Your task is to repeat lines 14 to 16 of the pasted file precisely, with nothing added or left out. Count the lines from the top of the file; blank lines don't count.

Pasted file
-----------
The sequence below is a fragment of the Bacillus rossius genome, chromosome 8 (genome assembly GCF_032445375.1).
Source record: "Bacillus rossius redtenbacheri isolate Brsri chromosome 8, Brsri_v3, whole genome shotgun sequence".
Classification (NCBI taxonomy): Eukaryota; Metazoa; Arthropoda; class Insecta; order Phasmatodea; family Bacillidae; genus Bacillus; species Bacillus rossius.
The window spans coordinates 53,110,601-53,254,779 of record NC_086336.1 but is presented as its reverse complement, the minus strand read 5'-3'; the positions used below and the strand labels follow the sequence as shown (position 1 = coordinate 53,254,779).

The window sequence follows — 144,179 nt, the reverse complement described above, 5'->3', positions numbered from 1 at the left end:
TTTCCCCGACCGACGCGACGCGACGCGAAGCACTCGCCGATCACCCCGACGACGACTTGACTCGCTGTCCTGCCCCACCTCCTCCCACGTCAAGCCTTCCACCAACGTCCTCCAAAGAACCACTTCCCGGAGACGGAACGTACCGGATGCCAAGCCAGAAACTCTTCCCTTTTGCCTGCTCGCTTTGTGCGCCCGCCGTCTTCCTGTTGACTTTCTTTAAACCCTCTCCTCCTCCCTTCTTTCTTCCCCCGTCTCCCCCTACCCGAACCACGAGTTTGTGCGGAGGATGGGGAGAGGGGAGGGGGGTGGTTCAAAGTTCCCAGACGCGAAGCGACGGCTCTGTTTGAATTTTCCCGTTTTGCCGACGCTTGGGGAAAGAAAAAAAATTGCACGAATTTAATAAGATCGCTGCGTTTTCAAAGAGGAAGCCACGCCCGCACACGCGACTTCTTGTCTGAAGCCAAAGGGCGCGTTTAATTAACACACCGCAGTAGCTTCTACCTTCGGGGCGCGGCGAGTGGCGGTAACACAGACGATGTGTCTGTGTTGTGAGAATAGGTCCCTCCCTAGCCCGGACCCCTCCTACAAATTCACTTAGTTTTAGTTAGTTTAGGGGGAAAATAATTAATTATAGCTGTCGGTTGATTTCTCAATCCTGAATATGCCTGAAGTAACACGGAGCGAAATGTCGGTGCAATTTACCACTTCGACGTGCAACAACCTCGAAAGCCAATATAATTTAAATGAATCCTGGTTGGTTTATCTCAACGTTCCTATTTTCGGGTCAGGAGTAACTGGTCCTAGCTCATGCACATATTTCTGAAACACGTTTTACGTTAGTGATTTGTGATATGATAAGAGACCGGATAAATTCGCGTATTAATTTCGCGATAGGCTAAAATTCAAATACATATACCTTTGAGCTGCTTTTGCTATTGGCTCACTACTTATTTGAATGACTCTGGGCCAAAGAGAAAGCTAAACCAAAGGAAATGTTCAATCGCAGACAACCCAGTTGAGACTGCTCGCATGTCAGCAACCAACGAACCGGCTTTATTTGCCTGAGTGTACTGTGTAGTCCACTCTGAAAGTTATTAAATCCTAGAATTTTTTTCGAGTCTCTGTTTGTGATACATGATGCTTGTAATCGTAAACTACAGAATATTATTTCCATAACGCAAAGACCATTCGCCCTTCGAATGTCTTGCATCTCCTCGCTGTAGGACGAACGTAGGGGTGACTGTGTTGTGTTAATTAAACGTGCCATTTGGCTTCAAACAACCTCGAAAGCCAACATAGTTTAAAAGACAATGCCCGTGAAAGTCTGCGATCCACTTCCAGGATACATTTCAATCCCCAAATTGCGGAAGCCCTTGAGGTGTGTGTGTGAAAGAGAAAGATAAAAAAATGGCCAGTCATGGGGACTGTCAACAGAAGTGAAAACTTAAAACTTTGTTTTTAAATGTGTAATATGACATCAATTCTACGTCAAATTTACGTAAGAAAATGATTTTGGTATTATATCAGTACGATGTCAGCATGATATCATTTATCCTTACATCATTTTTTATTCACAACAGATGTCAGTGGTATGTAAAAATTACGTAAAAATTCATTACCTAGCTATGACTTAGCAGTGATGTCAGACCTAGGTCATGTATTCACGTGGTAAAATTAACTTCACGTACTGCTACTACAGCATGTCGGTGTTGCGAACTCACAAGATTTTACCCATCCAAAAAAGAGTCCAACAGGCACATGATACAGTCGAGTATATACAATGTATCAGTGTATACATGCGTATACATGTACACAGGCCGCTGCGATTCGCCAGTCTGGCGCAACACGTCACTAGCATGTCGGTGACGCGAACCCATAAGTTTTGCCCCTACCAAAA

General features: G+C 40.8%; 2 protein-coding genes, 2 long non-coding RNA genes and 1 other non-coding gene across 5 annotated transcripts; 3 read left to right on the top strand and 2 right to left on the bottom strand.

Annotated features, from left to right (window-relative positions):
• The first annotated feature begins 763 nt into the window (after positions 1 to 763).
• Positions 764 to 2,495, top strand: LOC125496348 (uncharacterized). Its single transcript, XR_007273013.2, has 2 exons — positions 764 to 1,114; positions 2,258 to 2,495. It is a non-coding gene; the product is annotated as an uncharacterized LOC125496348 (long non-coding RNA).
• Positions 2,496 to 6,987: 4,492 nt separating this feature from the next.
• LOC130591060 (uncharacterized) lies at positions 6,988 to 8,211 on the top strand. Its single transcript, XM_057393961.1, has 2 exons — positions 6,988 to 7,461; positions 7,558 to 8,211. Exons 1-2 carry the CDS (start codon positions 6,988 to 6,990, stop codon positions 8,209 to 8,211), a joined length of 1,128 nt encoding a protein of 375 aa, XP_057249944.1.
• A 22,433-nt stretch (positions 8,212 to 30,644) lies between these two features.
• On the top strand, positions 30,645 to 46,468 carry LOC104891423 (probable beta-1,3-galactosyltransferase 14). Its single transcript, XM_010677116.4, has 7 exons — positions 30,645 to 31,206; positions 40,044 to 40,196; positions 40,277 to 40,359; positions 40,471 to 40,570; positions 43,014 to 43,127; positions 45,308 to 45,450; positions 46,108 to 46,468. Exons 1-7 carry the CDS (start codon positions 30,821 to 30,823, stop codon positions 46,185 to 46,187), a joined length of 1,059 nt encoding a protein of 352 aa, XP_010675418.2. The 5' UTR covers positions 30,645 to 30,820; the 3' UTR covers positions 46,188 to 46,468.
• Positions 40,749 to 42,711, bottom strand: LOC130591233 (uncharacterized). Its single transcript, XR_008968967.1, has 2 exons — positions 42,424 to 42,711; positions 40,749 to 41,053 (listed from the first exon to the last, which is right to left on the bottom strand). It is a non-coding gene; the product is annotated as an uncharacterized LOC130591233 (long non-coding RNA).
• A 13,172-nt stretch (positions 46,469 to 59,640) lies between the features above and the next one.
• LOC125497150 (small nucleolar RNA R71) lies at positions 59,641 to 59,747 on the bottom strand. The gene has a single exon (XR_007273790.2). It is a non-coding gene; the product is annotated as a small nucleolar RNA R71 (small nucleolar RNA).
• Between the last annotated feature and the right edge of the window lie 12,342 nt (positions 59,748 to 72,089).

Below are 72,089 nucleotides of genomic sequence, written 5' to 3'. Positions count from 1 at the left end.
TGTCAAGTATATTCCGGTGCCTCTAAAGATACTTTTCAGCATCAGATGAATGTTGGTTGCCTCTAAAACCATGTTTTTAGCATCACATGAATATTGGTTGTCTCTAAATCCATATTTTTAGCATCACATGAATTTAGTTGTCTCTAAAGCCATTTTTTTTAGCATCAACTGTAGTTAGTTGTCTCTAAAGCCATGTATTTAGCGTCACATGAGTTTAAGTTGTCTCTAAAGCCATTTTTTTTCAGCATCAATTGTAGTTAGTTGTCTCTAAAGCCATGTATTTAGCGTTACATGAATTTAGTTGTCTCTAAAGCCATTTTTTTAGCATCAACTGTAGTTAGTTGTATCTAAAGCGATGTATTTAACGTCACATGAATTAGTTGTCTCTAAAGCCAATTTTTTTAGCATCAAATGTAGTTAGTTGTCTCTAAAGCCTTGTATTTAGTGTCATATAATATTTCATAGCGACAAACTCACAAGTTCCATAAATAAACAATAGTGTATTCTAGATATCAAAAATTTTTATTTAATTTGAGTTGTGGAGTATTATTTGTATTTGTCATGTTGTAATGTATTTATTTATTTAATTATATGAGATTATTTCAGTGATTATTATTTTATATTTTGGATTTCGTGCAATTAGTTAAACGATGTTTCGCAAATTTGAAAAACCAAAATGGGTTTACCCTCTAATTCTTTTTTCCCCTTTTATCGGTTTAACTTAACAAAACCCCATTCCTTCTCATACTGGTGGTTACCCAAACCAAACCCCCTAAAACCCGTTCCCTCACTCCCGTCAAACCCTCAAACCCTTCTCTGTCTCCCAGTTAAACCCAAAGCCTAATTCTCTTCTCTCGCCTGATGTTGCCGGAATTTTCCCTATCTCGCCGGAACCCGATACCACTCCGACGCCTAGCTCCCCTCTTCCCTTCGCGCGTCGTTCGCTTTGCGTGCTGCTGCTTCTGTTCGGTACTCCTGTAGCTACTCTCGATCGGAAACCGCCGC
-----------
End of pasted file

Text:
• On the top strand, positions 30,645 to 46,468 carry LOC104891423 (probable beta-1,3-galactosyltransferase 14). Its single transcript, XM_010677116.4, has 7 exons — positions 30,645 to 31,206; positions 40,044 to 40,196; positions 40,277 to 40,359; positions 40,471 to 40,570; positions 43,014 to 43,127; positions 45,308 to 45,450; positions 46,108 to 46,468. Exons 1-7 carry the CDS (start codon positions 30,821 to 30,823, stop codon positions 46,185 to 46,187), a joined length of 1,059 nt encoding a protein of 352 aa, XP_010675418.2. The 5' UTR covers positions 30,645 to 30,820; the 3' UTR covers positions 46,188 to 46,468.
• Positions 40,749 to 42,711, bottom strand: LOC130591233 (uncharacterized). Its single transcript, XR_008968967.1, has 2 exons — positions 42,424 to 42,711; positions 40,749 to 41,053 (listed from the first exon to the last, which is right to left on the bottom strand). It is a non-coding gene; the product is annotated as an uncharacterized LOC130591233 (long non-coding RNA).
• A 13,172-nt stretch (positions 46,469 to 59,640) lies between the features above and the next one.